A Tisch production it isn't, but Mendes considers Riverdale a different kind of education, one that's making her a more versatile performer. "I became way more pragmatic with how I approached my acting technique," she says. "It's definitely a skill that you have to develop, and I talk about it with my other castmates — we've noticed that sometimes indie actors will come onto the set, and they don't know how to assimilate to that kind of pace and environment. It took time for all of us to adjust to that. But now I feel like I'm always ready."
Making television during a pandemic involves an even greater time crunch, and this is the first year Mendes has experienced anxiety attacks while on set. While participating in the Gen-Z center part discourse in February, she tweeted about going partially bald due to stress.
"I got out of the shower and had a full breakdown," she recalls of the moment she looked in the mirror and found a small patch of hair missing. "This was the first few months of Riverdale in the pandemic, being away from our family and not being able to leave. That was a really hard thing for all of us, because we're so used to having our little apartments here in Vancouver, but we go back and forth to LA whenever we can, because that's home for most of us. And now we're not allowed to do that."
Luckily, Mendes has found a strong support network in her castmates, especially Lili Reinhart and Madelaine Petsch. As the gossip headlines attest, their lives are closely entwined. "We all got out of relationships at the same time and then went through this pandemic together," she says. "And now we've been bonded by how much change has happened. Me, Madelaine and Lili, specifically, we've never been closer than we have this season. It's really nice to have them, to feel like I do have friendships here — meaningful ones."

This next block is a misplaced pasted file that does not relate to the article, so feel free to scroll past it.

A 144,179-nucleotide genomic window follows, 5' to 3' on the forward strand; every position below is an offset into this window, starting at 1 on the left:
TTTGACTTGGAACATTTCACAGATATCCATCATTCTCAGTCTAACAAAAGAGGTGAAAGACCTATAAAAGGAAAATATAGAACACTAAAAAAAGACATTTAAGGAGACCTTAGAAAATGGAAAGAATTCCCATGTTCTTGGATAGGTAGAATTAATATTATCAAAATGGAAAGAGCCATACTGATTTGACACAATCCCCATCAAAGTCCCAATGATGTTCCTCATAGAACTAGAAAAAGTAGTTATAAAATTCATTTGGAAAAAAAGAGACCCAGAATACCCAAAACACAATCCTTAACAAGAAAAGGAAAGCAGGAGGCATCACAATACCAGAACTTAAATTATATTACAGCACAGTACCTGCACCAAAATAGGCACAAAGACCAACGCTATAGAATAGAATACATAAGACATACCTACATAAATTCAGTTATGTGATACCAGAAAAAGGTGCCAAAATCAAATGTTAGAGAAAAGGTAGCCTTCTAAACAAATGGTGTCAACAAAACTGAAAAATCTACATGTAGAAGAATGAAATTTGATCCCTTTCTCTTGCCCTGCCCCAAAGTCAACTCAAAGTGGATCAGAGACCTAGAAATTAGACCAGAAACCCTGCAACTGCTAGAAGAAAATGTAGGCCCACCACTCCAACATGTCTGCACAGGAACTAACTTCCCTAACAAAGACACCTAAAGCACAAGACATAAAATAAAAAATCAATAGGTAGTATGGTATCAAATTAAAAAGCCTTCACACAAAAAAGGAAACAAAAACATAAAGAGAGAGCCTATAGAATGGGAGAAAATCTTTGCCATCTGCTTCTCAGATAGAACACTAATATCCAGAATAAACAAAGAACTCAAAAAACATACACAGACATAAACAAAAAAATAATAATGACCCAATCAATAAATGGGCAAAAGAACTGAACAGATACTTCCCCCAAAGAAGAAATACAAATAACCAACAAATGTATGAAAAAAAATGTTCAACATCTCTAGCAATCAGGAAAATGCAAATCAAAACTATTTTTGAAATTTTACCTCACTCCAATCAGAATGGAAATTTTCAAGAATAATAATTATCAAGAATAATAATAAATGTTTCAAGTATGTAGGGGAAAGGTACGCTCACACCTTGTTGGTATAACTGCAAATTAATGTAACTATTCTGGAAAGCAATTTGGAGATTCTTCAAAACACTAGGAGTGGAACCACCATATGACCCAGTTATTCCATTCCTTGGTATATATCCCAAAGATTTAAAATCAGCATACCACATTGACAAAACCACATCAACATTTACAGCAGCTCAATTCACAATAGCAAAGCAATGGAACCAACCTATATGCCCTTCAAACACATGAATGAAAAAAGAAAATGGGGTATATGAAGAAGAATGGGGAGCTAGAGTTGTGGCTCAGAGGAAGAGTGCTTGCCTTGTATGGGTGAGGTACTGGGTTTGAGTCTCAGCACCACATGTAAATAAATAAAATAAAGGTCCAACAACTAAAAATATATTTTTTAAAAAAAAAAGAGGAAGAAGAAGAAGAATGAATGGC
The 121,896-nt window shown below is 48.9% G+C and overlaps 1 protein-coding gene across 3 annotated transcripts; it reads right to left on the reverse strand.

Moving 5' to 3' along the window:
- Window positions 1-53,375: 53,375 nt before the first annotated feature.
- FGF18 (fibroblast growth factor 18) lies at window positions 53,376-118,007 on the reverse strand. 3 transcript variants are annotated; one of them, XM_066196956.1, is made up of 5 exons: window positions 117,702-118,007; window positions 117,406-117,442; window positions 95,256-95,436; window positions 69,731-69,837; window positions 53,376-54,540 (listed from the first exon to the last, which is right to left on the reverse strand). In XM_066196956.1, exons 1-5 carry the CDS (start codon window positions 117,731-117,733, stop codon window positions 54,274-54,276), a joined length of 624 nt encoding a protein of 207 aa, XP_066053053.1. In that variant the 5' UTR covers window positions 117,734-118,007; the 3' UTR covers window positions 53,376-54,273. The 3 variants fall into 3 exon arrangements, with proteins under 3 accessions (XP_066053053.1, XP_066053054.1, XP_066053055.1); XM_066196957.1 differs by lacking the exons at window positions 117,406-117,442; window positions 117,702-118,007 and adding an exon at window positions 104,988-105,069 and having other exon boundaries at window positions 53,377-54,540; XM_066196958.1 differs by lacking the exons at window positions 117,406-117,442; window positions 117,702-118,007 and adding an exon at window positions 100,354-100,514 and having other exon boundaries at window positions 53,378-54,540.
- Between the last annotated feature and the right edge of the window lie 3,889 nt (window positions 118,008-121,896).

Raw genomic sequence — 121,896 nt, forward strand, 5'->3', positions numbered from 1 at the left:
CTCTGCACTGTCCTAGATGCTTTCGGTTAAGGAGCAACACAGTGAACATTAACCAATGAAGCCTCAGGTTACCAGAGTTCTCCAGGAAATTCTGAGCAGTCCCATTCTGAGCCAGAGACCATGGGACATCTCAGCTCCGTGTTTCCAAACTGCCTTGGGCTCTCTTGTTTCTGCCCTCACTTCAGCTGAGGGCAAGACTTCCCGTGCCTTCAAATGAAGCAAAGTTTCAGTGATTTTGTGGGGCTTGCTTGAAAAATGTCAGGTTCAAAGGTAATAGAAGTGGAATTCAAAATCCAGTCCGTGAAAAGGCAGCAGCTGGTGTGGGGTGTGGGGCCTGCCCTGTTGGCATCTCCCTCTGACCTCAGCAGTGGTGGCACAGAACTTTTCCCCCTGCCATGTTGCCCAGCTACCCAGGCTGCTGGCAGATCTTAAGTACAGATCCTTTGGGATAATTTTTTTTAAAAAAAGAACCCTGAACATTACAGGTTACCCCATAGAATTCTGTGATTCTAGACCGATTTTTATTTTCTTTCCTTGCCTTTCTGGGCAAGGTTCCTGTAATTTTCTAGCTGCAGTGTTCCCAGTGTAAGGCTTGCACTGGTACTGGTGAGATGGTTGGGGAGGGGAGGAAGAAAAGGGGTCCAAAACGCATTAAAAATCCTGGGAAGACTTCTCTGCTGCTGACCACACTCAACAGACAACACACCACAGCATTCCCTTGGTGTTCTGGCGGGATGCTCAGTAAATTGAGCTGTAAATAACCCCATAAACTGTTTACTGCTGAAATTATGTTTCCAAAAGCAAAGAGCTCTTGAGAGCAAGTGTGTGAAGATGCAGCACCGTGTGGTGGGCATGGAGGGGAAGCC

It also helps that Riverdale's young actors have been able to schedule new projects as the show approaches its final seasons. Calling upon those Tisch script reading skills, Mendes has made some canny picks so far, like last year's Andy Samberg rom-com Palm Springs. When Riverdale wraps for 2021 she'll shoot the Netflix comedy Strangers in Los Angeles, co-starring Maya Hawke and helmed by Someone Great director Jennifer Kaytin Robinson, with whom Mendes immediately clicked. "Jen and I are already homies," she says. "There's just something different about South Florida girls. An energy I can just detect." Also on the schedule is sneakerhead thriller American Sole, alongside the likes of Pete Davidson, O'Shea Jackson, Sydney Sweeney and Bad Bunny.
Fans can expect some pretty cool production credits to roll in soon as well, one in particular centering Mendes' Latina identity. She's an eager advocate for nuanced representation in Hollywood, and as a Brazilian-American knows all too well how quickly even well-intentioned studio execs can stereotype and sideline the performers they're trying to push forward. "I get so many educated people asking me if I speak Spanish," she points out. "And I'm like, 'Is it really that underrepresented? Where people don't even remember that Brazilians speak Portuguese?'"
Sadly there are no rabbi roles on the horizon, but Mendes' sense of perspective and humor — as well as that Riverdale-honed work ethic — don't put a return to the stage completely out of the question. Anything could happen. Like Veronica finding out that her dad is actually one of America's most wanted crime lords, she's keeping calm and surrendering to the chaos. Working it to her advantage, even.
"As actors and artists in theater school, we're like, 'I don't want to be this kind of actor and I want to be in all the critically-acclaimed indies that go to festivals and win awards,'" she muses. "Then you book Riverdale, and it's like, here we go, here's a completely different path than I imagined. But there's so many advantages to this path as well, and I'm very, very grateful for that."
Photography: Conor Cunningham
Styling: Nina Cheb-Terrab
Photography assistant: Zuleyma Prado